"Steph was a natural athlete," his wife said. "You hear this a lot but I don't think
it is always true. But Steph could just do stuff," his wife told me when they came into the clinic. They had gotten together in college, she said, and when Steph did things, even for the first time, they looked good. He just moved well. One time at a college basketball game he got to attempt a halfcourt shot at halftime and he made it and got free pizza for a semester! He never cared for team sports but was always climbing, breakdancing and the like. Parkour didn't exist then, but Steph was kind of doing it anyway. The guy currently sitting in my clinic looked different than this. Current Steph had an office job, a history of back pain, and was carrying around more body weight than he cared to. He had started playing softball with his office team but flared his back pain up on the first game. "I wasn't even running fast! I just took a bad step." He started a gym program but flared his pain up after his second week. He was close to giving up when his wife convinced him to come see me.
Slow Is Smooth, Smooth Is Fast
Another way to say this is the glacial pace is the breakneck pace. Now before you brush that off as some kind of inscrutable pseudo-Zen mumbo-jumbo let me explain. Another way to say this is mastering the basics of anything is essential, even though it is soooo tempting to skip ahead, thinking "yeah I got this, I want to get on to something challenging that seems more like my end goal." Here's why I believe this is wrong:
It is MUCH harder to unlearn bad technique and replace it with good technique than it is to take the time to learn it right the first time.
Our bodies take time to adapt to changes in activity level. Aside from traumatic injuries like car accidents, almost every injury I've seen and treated was linked to a change in activity level. Our joints and connective tissues respond more slowly than muscle and they need more time to adapt. Your body is smarter than your ego, learn to listen and you will be richly rewarded.
I've listened to elite level experts in their field wondering what their secret was. Across all domains it started to sound like a broken record. "Master the basics," or "You can never be too good at the basics". This applies to running, gymnastics, martial arts, computer programming, language, and anything else I can think of.
Focus On Moving Well
Steph was a good mover initially, but these good patterns had deteriorated into compensations. Interestingly, these compensatory patterns don't just go away when pain disappears or decreases. They need to be retrained.
Learn what good looks like. We all have different proportions, levels of strength and flexibility but there is still usually an ideal pattern of movement. A big part of my job is helping people learn what a good pattern looks like, whether related to squatting, running, doing a pull-up, or picking up groceries.
Zero in on the sticking points. Just like a musician playing a tricky section of a song will benefit from isolating the tricky part, slowing it down, and using randomized practice to train it, so will an aspiring athlete learning a new way to do things.
Strive for the 'perfect rep'. Regress and modify the movement until you can perform it through your full available range of motion with good control and awareness.
Look For Everyday Opportunities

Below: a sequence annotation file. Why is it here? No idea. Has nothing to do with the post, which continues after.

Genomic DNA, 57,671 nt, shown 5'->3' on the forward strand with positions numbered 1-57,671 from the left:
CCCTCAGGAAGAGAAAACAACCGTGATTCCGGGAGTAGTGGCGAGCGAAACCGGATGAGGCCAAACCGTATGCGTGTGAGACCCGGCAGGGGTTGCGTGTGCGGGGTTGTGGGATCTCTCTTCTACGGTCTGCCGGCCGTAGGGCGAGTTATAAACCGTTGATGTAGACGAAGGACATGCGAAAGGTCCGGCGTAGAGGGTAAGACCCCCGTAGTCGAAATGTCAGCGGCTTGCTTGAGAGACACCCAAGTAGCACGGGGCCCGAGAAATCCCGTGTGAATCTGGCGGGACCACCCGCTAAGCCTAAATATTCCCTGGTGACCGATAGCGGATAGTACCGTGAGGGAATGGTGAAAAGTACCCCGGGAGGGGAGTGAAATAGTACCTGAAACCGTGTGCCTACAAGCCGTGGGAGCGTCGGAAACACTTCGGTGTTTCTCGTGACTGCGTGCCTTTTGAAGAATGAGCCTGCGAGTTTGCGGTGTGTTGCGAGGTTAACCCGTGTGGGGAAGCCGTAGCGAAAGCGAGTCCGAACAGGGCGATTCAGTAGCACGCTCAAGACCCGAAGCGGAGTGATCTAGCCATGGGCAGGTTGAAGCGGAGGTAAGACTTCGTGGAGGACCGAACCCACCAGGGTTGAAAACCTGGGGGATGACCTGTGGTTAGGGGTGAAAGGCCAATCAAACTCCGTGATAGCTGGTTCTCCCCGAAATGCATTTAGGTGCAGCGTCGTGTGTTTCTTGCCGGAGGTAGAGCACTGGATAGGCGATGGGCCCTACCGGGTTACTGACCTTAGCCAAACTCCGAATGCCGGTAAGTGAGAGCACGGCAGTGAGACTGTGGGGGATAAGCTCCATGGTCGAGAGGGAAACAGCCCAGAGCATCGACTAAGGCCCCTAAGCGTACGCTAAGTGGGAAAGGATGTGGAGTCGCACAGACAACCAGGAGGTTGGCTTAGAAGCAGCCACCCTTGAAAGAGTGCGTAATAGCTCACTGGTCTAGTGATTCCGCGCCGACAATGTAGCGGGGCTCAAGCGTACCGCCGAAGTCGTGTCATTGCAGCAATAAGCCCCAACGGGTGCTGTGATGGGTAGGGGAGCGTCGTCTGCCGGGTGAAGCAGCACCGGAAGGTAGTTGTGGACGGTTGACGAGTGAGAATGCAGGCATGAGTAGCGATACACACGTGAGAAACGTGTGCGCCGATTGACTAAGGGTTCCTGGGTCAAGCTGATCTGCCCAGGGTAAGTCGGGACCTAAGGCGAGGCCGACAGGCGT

I call this 'guerilla fitness'. The patterns used in the gym are the same used in life. Look for random opportunities to apply what you are learning. There are several reasons this is beneficial:
In motor learning randomized practice leads to better retention and transfer of a skill. Just the process of having to recall the deadlift technique you did in the clinic when you pick up those grocery bags makes the technique 'stick' better. Just be sure to do a 'perfect rep'!
It is efficient. By the end of the day you may have been able to accumulate a few dozen reps without having to set aside any workout time!
The things you learn in the gym only have real value if they help you in real life. So practice them in real life!
Enjoy The Journey
I'm saying this as much to myself as to you because it's easy to say but harder to do. This might be the number two thing that I've heard lots of experts in lots of fields say. It might take some mental gymnastics but it helps to look for reasons to enjoy the moment. Here are a few reasons to try to shift to this mindset:
The early learning curve shows the most improvement. Going from 'a complete train wreck' to 'typical incompetence' is actually a huge jump in ability. Celebrate these initial gains!
It helps you focus on what you are gaining rather than what you don't have. Don't get me wrong it is good to have goals so you know where you want to be in the future but if the goal is the sole focus it's a sure path to misery.
It helps you play the 'long game'. Profound change never happens overnight. You are retraining your nervous system, your connective tissue, the way you move through the world. Enjoying the journey is the best way to have the patience and commitment to get to your goal.
If you stick with it, someone might give you an awesome nickname, like "Hurricane"
But What About Steph?!
Steph was able to embrace these tips and became a master of 'guerilla fitness', finding opportunities at work to sneak in movement breaks, exercise snacks. He took the stairs, got a sit/stand workstation, did plank rows on a bike rack, push-ups on a park bench. He joined a gym and happily the only time I saw him after that was in Fred Meyer where he reported he was moving pain-free and doing all the stuff he wanted to do. I was glad to hear it but not surprised. The way he moved through the store said it all.